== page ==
Math random method in javaScript

Starting out with the Math.random method in javaScript is simple enough, you just call it and you get a random number between 0 and 1. From there it is all about what you do with that value when it comes to doing something random. With that said there is maybe a bit more that just calling the method then when it comes to rounding, getting a range, and the nature of the distribution when using the method largely by itself. So lets take a look at a few examples of the Math random method in javaScript from simple to not so simple.

1 - A Basic Math random example

So the basic deal is to just call the math random method, when doing so you will get a number between 0 and 1.

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var n = Math.random();
console.log(n); // random number between 0 and 1

2 - Range and Math random

Getting a range involves a simple expression where you start with the low end of the range and then add by a random number that is the result of Math.random multiplied by the result of the high end of the range with the low end deducted.

In other words something like this.

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var randomRange = function (low, high) {
low = low === undefined ? 0 : low;
high = high === undefined ? 1 : high;
var range = high - low;
return low + range * Math.random();
};
var n = randomRange(-5, 5);
console.log(n); // between -5 and 5

3 - Rounding random numbers

When it comes to rounding and random numbers you want to be careful. Make sure that you are using the Math floor or math ceil methods rather than just the math round method. That is unless you want the result of what happens when you use the math round method to be what happens.

You see if you multiply the result of a Math random call by a number such as six, and use the Math round method to round the result the range will be from and including 0 to and including 6 which is a range of 7 possible values where you might only want 6. So you will want to multiply by 5 rather than 6, or use the math floor or ceil methods rather than the math round method.

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console.log( Math.round(0.01) ); // 0
console.log( Math.ceil(0.01) ); // 1
console.log( Math.floor(0.01) ); // 0
console.log( Math.round(0.5) ); // 1
console.log( Math.ceil(0.5) ); // 1
console.log( Math.floor(0.5) ); // 0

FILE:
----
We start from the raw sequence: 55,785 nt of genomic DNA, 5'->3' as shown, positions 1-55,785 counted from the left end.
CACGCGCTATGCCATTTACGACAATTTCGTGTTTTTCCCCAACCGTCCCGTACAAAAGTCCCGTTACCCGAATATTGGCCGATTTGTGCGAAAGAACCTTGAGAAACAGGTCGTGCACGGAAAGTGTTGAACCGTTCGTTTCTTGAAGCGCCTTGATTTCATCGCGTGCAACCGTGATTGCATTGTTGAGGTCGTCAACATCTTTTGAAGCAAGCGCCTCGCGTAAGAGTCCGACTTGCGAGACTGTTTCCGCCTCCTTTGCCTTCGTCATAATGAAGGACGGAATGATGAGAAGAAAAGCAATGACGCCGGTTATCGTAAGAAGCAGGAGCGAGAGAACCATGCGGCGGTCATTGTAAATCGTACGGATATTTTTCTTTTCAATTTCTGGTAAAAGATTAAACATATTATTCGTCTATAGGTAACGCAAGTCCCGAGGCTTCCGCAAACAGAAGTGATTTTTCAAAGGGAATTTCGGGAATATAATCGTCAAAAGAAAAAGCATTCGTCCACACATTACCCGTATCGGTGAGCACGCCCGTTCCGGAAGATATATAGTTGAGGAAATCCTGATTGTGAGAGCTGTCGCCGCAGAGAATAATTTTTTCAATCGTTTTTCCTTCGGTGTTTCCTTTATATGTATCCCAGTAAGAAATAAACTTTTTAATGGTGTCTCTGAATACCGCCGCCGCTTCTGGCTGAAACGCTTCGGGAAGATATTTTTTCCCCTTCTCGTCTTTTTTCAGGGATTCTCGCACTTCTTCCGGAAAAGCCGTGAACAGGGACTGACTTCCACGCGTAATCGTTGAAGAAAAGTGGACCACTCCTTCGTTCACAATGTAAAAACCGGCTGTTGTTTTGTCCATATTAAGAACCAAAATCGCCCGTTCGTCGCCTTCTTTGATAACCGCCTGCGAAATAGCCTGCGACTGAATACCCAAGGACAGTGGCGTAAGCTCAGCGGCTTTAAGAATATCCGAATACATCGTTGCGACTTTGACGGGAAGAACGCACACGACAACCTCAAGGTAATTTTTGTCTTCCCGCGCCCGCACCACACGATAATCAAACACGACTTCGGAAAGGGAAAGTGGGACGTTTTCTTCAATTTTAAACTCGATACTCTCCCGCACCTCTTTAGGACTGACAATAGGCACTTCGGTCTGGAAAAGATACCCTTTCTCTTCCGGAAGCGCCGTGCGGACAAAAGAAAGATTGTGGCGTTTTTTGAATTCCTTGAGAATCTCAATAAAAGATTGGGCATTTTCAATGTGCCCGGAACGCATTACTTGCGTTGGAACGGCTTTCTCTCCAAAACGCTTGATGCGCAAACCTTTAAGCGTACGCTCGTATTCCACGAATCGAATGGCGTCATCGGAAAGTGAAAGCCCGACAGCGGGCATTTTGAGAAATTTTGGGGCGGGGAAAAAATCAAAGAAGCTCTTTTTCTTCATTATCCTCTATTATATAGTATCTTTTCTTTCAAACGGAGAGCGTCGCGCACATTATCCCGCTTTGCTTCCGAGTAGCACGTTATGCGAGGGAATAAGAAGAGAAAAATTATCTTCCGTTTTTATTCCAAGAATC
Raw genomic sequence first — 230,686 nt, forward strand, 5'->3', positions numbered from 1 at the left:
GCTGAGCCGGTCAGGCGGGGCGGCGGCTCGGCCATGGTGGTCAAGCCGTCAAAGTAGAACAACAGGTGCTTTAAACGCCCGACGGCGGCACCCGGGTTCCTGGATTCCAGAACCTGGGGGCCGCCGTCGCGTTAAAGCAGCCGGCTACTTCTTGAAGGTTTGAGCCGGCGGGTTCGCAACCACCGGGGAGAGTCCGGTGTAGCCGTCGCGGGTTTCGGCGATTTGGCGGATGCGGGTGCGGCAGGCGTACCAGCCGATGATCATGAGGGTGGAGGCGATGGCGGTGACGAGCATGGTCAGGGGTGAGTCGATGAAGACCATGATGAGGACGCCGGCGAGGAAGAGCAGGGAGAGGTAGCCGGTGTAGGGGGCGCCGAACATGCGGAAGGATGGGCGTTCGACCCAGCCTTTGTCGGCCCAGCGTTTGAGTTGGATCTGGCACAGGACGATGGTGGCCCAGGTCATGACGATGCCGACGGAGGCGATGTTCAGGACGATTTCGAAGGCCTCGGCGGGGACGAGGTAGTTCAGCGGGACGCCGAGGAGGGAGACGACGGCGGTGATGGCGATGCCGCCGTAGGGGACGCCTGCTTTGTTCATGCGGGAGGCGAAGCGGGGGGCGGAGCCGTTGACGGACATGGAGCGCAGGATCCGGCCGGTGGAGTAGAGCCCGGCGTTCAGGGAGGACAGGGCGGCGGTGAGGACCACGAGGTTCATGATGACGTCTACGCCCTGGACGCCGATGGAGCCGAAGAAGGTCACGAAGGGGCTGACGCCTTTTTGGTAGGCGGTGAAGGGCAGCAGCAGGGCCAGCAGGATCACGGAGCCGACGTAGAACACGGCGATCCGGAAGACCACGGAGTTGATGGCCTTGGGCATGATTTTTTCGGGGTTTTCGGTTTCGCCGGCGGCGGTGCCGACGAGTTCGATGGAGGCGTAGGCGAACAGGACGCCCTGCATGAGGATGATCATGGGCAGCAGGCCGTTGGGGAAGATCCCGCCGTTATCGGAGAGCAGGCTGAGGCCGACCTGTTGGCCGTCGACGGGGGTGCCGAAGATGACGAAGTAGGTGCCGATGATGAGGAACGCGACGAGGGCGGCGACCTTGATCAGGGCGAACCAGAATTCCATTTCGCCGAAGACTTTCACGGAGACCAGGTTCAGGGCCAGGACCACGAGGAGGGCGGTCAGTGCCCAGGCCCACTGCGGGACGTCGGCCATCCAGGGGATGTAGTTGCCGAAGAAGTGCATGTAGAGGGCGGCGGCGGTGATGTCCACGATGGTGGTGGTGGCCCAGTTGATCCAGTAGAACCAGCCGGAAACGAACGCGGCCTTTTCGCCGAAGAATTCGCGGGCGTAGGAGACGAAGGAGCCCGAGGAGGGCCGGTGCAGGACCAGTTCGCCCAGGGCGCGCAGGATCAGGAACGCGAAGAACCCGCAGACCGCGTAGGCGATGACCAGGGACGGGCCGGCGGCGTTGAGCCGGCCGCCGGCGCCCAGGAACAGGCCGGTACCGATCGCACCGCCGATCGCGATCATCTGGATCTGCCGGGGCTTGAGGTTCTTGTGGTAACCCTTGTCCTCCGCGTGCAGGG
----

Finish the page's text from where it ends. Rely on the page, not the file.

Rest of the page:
console.log( Math.round(0.99) ); // 1
console.log( Math.ceil(0.99) ); // 1
console.log( Math.floor(0.99) ); // 0
console.log('******');
console.log( Math.round(Math.random() * 6) ); // 0 - 6 (range of 7!)
console.log( Math.ceil(Math.random() * 6) ); // 1 - 6 (range of 6)
console.log( Math.floor(Math.random() * 6) ); // 0 - 5 (range of 6)

4 - The Math random method and Distribution

Now for a word or two on distribution when using the Math round method. Now the math random method will give pseudo random numbers, however it will distribute in a way that is kind of not so random. That is that the numbers will be kind of evenly distributed when using it, unless you do something more to change that. So in this section I will be going over concerns over distribution and the use of the math random method in the javaScript Math object.

4.1 - Random Distribution scatter plot example

A good way to understand what is going on with this would be to create something that looks like a scatter plot of sorts. If I use the Math random method to generate a bunch of random points by just multiplying width by a Math random call for x, and height by a Math.random call then the points will be random, but in a very evenly distributed kind of way.

So say I have a dist.js file like this.

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var dist = (function () {
var api = function (count, w, h, method) {
count = count === undefined ? 100 : count;
w = w === undefined ? 320 : w;
h = h === undefined ? 240 : h;
method = method || api.methodOne;
var points = [],
i = count;
while (i--) {
points.push(method(i, w, h));
}
return points;
};
api.methodOne = function (i, w, h) {
return {
x: Math.floor(Math.random() * w),
y: Math.floor(Math.random() * h)
};
};
api.methodTwo = function (i, w, h) {
return {
x: Math.pow(2, Math.log(w) / Math.log(2) * Math.random()),
y: Math.pow(2, Math.log(h) / Math.log(2) * Math.random())
};
};
return api;
}
());

And I make use of it in an html file like this.

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<html>
<head>
<title>Math random</title>
</head>
<body>
<canvas id="the-canvas" width="320" height="240"></canvas>
<script src="dist.js"></script>
<script>
var canvas = document.getElementById('the-canvas'),
ctx = canvas.getContext('2d'),
points1 = dist(1000, 150, 200, dist.methodOne);
points2 = dist(1000, 150, 200, dist.methodTwo);
var drawPoints = function (points, ctx, fill, sx, sy) {
ctx.fillStyle = fill || 'green';
sx = sx === undefined ? 0 : sx;
sy = sy === undefined ? 0 : sy;
points.forEach(function (pt) {
ctx.beginPath();
ctx.arc(sx + pt.x, sy + pt.y, 5, 0, Math.PI * 2);
ctx.fill();
});
};
drawPoints(points1, ctx, 'red');
drawPoints(points2, ctx, 'green', 150);
</script>
</body>
</html>

The result is random points, but they are distributed in very different ways. By using Math log in conjunction with math random to work out the points that results in a very different distribution of values for the points, many more of the points are concentrated to the lower sides of the area so they are not so evenly distributed.